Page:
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C# .NET Core and TypeScript

Updated: Apr 13, 2021

Using Generics and LINQ to Secure and Filter Operations on Your JSONPatchDocuments

In a recent project, I had to implement an edit form to edit various properties of existing entities. The form itself would only show a subset of all the fields in the entity. For the sake of simplicity, let’s say the model we wish to modify is called WidgetModel, and looks like this:

using System;
using System.ComponentModel.DataAnnotations;namespace JsonPatchFilterExample.Models
    public class WidgetModel
        public Guid Id { get; set; }        [Required]
        [StringLength(128, MinimumLength = 2)]
        public string Title { get; set; }        [Required]
        [StringLength(1000, MinimumLength = 2)]
        public string Description { get; set; }        [Required]
        public DateTime Updated { get; set; }        [Required]
        public DateTime Created { get; set; }

We wanted to allow edits on the Title and Description fields only. (The Updated field updates itself internally).

Using the Correct HTTP Method for Editing

An initial API controller I wrote was a POST endpoint - we’re creating an entity right? Well, not really. We’re only editing the entity. Attributes like the Id and Creation date time should not be touched. We only want to allow modifying attributes like the Title and Description as stated above.

Such an action is also not a PUT, since we are not replacing the object.

The most correct HTTP method for this operation is a PATCH.

PATCH is rather rare. How can we send commands of exactly what we want done to our object. There must be a standard, right?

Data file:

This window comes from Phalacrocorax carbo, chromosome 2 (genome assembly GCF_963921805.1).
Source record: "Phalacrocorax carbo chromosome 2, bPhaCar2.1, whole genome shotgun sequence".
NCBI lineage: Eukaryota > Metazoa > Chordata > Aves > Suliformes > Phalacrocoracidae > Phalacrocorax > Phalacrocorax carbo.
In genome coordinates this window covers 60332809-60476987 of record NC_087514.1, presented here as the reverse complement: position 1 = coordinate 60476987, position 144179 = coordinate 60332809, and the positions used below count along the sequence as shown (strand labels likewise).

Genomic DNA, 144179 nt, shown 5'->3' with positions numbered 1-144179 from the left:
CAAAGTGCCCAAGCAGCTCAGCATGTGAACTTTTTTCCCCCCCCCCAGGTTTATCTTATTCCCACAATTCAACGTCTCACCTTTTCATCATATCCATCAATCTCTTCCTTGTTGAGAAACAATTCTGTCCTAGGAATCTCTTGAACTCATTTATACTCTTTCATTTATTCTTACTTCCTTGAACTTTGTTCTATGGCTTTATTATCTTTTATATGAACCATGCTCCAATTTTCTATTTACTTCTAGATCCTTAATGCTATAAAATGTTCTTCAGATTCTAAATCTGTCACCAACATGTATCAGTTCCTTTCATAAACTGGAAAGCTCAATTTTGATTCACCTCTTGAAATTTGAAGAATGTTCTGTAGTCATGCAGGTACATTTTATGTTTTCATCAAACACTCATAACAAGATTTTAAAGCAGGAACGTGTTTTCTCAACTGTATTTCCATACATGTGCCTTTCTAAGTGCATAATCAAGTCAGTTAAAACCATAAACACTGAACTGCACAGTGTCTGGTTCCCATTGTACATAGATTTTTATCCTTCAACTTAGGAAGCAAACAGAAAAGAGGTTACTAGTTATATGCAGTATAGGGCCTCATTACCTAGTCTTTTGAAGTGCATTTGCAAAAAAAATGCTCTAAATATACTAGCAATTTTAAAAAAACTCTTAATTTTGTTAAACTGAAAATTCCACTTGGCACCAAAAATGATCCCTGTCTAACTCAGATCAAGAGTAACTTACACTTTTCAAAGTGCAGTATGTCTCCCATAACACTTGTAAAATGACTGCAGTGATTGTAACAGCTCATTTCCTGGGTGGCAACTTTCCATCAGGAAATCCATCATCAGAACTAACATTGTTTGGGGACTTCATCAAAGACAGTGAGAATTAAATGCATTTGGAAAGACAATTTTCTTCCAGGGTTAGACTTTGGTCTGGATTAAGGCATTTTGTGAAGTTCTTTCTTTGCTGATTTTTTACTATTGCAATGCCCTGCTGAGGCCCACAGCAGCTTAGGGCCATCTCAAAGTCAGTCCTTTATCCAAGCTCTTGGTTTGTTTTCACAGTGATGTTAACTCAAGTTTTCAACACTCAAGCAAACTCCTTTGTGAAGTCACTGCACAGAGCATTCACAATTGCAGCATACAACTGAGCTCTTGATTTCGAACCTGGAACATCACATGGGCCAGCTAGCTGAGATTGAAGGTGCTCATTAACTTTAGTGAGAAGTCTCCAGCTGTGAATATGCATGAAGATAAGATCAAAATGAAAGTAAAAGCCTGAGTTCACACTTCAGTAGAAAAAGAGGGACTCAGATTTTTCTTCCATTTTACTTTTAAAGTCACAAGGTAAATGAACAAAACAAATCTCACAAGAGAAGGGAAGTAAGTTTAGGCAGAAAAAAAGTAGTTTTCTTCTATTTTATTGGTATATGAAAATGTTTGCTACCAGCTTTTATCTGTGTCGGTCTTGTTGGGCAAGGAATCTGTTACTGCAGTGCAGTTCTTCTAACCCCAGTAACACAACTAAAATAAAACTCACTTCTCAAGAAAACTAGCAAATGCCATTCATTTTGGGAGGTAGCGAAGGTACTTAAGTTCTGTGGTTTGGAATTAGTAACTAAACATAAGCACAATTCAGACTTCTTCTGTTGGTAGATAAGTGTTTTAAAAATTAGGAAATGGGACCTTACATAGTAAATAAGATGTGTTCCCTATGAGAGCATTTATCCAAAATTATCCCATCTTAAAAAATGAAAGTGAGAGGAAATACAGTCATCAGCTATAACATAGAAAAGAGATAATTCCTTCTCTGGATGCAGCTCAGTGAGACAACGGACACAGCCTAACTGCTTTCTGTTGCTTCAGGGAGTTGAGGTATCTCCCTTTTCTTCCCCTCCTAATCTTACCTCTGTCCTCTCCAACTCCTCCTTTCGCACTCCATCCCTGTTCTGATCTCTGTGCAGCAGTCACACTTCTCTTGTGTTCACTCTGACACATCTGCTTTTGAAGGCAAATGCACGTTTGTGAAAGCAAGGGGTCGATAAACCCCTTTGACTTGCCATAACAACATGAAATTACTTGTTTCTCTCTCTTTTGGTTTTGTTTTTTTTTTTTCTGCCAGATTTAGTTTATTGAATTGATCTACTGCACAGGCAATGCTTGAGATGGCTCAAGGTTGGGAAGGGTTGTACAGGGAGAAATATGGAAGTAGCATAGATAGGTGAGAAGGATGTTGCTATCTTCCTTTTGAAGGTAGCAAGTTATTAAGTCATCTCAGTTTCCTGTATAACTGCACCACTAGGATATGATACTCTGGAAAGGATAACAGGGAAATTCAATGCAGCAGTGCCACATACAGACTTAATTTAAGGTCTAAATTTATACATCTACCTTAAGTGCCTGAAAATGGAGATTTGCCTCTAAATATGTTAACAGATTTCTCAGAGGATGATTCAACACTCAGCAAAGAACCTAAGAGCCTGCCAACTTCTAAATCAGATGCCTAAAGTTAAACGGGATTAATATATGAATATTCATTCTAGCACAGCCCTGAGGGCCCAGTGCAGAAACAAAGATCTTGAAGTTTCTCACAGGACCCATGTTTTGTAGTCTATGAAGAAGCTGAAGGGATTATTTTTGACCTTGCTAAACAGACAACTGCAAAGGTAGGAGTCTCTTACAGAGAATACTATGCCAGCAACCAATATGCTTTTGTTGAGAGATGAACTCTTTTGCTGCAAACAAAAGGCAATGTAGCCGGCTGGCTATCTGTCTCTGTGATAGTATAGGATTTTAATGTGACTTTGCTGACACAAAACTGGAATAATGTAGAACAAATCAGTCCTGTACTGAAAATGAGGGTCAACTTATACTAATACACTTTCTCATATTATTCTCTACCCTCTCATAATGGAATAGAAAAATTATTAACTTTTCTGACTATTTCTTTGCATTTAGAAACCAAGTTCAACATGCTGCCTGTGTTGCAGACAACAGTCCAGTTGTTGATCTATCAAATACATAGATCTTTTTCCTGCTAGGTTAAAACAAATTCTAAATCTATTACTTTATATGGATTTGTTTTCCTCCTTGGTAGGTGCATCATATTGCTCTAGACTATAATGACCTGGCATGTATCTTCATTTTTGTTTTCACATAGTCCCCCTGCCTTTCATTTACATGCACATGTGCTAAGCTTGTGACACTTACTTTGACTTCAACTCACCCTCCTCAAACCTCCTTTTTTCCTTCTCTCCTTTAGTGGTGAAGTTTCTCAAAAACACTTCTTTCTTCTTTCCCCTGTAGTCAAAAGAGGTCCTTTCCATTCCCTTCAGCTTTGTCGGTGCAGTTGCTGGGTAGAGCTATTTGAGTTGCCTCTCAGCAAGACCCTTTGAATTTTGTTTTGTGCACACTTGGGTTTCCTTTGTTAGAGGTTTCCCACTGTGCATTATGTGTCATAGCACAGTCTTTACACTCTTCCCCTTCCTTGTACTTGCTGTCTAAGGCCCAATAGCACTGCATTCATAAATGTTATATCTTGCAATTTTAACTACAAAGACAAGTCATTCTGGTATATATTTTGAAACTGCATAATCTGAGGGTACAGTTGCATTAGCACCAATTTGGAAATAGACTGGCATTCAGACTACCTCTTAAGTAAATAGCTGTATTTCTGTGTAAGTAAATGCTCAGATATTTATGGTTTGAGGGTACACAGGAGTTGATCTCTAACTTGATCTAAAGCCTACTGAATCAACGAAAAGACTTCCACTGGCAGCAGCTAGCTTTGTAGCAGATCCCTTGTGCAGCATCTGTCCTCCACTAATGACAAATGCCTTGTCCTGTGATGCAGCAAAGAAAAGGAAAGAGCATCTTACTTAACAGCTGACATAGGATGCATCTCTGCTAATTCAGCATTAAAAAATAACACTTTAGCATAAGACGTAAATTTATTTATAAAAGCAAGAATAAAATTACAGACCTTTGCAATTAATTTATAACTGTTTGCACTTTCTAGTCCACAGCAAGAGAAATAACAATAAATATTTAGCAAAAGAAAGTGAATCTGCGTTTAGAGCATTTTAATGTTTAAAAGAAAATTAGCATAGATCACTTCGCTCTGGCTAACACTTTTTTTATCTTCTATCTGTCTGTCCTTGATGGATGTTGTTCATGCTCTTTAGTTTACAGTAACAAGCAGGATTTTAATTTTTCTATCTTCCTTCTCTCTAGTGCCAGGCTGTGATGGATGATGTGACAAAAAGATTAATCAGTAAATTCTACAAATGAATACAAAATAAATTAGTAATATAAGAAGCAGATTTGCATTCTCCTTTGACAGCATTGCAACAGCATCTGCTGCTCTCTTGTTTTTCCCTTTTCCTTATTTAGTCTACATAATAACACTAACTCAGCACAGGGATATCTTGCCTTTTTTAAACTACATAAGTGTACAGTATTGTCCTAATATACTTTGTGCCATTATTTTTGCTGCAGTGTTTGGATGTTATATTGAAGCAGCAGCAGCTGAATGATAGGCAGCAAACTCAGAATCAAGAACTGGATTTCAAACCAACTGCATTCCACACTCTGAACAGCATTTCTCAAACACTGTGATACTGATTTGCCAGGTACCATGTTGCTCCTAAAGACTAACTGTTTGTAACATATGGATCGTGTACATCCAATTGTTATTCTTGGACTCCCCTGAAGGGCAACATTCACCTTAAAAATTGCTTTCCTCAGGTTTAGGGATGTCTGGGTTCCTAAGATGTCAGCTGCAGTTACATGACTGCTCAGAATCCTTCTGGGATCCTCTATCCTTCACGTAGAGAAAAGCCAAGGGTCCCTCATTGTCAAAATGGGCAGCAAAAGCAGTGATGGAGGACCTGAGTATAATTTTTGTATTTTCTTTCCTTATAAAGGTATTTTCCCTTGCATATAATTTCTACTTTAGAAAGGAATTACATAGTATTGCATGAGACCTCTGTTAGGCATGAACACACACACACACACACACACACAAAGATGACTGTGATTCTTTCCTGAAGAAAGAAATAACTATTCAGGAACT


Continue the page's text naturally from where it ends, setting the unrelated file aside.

Enter JSON Patch and JSONPatchDocument<T>

A great (and now standard) way of modifying objects exactly like our WidgetModel is via a JSON Patch. This is a JSON way of describing changes, or ‘operations’ as they are known, on the object of interest.

Some examples of these operations are shown on the official JSON Patch website.

I was amazed yet again by the powers of .NET: Microsoft has gone a step further and created their own JSONPatchDocument<T>, where T is any model that you want to modify via a PATCH request.

You’ll need the Microsoft.AspNetCore.JsonPatch NuGet package to use it:

dotnet add package Microsoft.AspNetCore.JsonPatch

You’ll also need the Microsoft.AspNetCore.Mvc.NewtonsoftJson package as well:

dotnet add package Microsoft.AspNetCore.Mvc.NewtonsoftJson

and then to add AddNewtonsoftJson() after the AddControllersWithViews() call in your Startup.cs file:


To me these last two steps related to the Microsoft.AspNetCore.Mvc.NewtonsoftJson package seem unclear in their necessity, but without them I ran into the same error as referenced in this GitHub thread.

In short, without them, .NET was unable to serialize the JSONPatchDocument into the model instance.

Finally: Our Problem

In the JSON Patch specification there is no security layer built-in.

According to the specification, any field can be specified in these ‘operations’ and its value can be modified or even deleted.

Notice that in our WidgetModel, even if we wish to show only the Title and Description fields as form fields on the client, it’s trivial for a bad actor to call the API endpoint and send other information with it - such as sending a different Id or modifying the Creation field.

The challenge? We’ll have to build our own way of filtering out these unwanted fields from the JsonPatchDocument — to ensure they can’t be modified.

Enter: Generics